It's the e-mails out of the blue that make the job interesting.
At least that's the case for Jan Stevens, director of the Dodge City Convention and Visitors Bureau.
Early in May, Stevens received an e-mail from a lady who was writing on behalf of a friend.
The friend was Jean Ann (Hetzel) Blasi.
Blasi's father was Claude Hetzel who had a photography business in Dodge City. Blasi came into posession of a large collection of her father's photos upon his death and was interested in finding a home for the collection.
Stevens contacted Barb Vincent, director of the Kansas Heritage Center, and plans were made to archive the collection of nearly 1,000 photos.
The collection covers many aspects of life in Dodge City and southwest Kansas.
Noel Ary, former director of the Heritage Center and now a volunteer helping to sort through the collection, said "There are photos of weddings, interiors and exteriors of churches, rodeo, parades, downtown buildings, aerial shots, motorcycles — and that's just what we've seen so far in an initial look. There's even a photo of the KCKT-TV test pattern shown on an old Zenith television."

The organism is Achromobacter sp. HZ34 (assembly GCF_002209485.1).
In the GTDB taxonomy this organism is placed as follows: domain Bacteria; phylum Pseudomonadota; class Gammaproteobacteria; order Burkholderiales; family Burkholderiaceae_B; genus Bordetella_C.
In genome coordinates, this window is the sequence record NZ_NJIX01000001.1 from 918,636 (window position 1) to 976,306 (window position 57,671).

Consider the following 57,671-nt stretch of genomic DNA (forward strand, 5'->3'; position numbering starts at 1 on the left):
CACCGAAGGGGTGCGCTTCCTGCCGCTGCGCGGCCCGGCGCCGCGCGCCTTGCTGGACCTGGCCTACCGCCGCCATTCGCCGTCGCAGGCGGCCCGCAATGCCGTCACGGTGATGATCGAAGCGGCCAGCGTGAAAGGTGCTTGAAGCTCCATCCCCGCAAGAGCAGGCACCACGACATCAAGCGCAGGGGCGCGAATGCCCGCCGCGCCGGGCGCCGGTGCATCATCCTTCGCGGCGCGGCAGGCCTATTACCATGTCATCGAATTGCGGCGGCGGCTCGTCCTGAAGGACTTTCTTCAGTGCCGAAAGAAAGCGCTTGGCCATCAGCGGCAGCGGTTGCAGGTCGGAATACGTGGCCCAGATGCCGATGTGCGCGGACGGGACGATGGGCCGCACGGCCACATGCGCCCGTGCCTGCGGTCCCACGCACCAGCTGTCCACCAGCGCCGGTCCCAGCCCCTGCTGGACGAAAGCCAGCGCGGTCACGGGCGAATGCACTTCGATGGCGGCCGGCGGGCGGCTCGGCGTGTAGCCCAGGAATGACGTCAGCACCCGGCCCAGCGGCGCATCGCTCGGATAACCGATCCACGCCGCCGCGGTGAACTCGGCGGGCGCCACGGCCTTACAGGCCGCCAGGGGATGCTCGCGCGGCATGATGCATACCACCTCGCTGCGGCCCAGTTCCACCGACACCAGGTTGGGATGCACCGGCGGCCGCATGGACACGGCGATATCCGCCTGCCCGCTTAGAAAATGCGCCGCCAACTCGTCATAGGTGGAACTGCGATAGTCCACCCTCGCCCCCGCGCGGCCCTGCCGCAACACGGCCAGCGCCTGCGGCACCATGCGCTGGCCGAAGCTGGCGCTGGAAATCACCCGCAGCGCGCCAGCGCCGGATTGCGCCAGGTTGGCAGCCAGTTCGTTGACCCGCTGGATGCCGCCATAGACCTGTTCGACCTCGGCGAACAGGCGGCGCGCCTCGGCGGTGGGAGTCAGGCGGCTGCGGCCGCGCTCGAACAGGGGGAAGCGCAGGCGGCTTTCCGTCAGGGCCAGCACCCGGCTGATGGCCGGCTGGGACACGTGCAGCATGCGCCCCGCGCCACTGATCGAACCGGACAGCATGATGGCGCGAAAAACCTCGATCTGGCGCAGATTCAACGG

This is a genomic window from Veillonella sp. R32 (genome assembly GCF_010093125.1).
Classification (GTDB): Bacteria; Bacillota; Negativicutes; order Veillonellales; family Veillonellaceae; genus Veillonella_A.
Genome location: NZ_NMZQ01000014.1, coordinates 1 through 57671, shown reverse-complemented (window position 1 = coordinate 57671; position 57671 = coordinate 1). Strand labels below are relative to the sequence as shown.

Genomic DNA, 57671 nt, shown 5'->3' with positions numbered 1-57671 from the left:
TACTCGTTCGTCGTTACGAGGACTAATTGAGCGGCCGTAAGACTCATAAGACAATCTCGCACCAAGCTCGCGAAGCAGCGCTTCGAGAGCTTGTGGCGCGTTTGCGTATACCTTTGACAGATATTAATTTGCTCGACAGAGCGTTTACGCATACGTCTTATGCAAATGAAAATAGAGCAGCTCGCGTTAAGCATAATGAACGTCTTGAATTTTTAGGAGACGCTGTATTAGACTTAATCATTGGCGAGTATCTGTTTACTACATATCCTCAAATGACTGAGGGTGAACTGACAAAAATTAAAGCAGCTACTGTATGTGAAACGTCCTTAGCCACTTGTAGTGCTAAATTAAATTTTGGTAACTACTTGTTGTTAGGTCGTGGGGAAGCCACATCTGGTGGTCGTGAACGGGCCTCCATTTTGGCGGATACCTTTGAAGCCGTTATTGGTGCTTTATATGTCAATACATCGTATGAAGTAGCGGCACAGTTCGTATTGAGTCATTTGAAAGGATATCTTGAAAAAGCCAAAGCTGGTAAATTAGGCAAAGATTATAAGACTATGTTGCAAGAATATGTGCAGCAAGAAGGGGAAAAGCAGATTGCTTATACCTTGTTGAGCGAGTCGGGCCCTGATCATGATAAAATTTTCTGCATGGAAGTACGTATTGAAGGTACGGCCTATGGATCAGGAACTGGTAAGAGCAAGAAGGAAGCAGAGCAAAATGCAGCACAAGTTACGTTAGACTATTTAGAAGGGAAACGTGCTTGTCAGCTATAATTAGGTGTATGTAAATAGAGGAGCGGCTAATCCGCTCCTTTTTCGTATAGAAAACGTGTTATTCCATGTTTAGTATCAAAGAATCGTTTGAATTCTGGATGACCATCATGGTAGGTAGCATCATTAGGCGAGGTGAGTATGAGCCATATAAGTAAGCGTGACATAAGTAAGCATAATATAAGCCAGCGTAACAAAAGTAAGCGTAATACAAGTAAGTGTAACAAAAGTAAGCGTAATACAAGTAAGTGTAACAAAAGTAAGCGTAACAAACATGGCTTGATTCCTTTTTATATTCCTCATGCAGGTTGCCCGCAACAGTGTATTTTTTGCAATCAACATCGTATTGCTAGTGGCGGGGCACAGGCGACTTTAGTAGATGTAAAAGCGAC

The photographs will be carefully sorted and categorized, then an attempt will be made to identify as many locations and people as possible, then numbers will be assigned to each photo to facilitate future research.
Stevens has contacted Carnegie Center for the Arts and a potentail exhibit is in the works.
In addition, the Daily Globe has offered to publish selected photos to help in the identification effort.
Claude Hetzel was the owner of Hetzel Printing in Dodge City and also owned a company that produced post cards.
He had connections with the movie theaters and took pictures when they brought movie stars to town. He also he worked closely with the police department, taking crime scene photos.
Hetzel's daughter, Jean, graduated from Dodge City High School and worked as a teller at Fidelity State Bank. She now lives in Arlington, Texas.
"We're just so grateful to Jean for her generosity and so glad that this important collection has returned to the Dodge City community," Stevens said. "It will be available for historians in the professional care of the staff of the Kansas Heritage Center."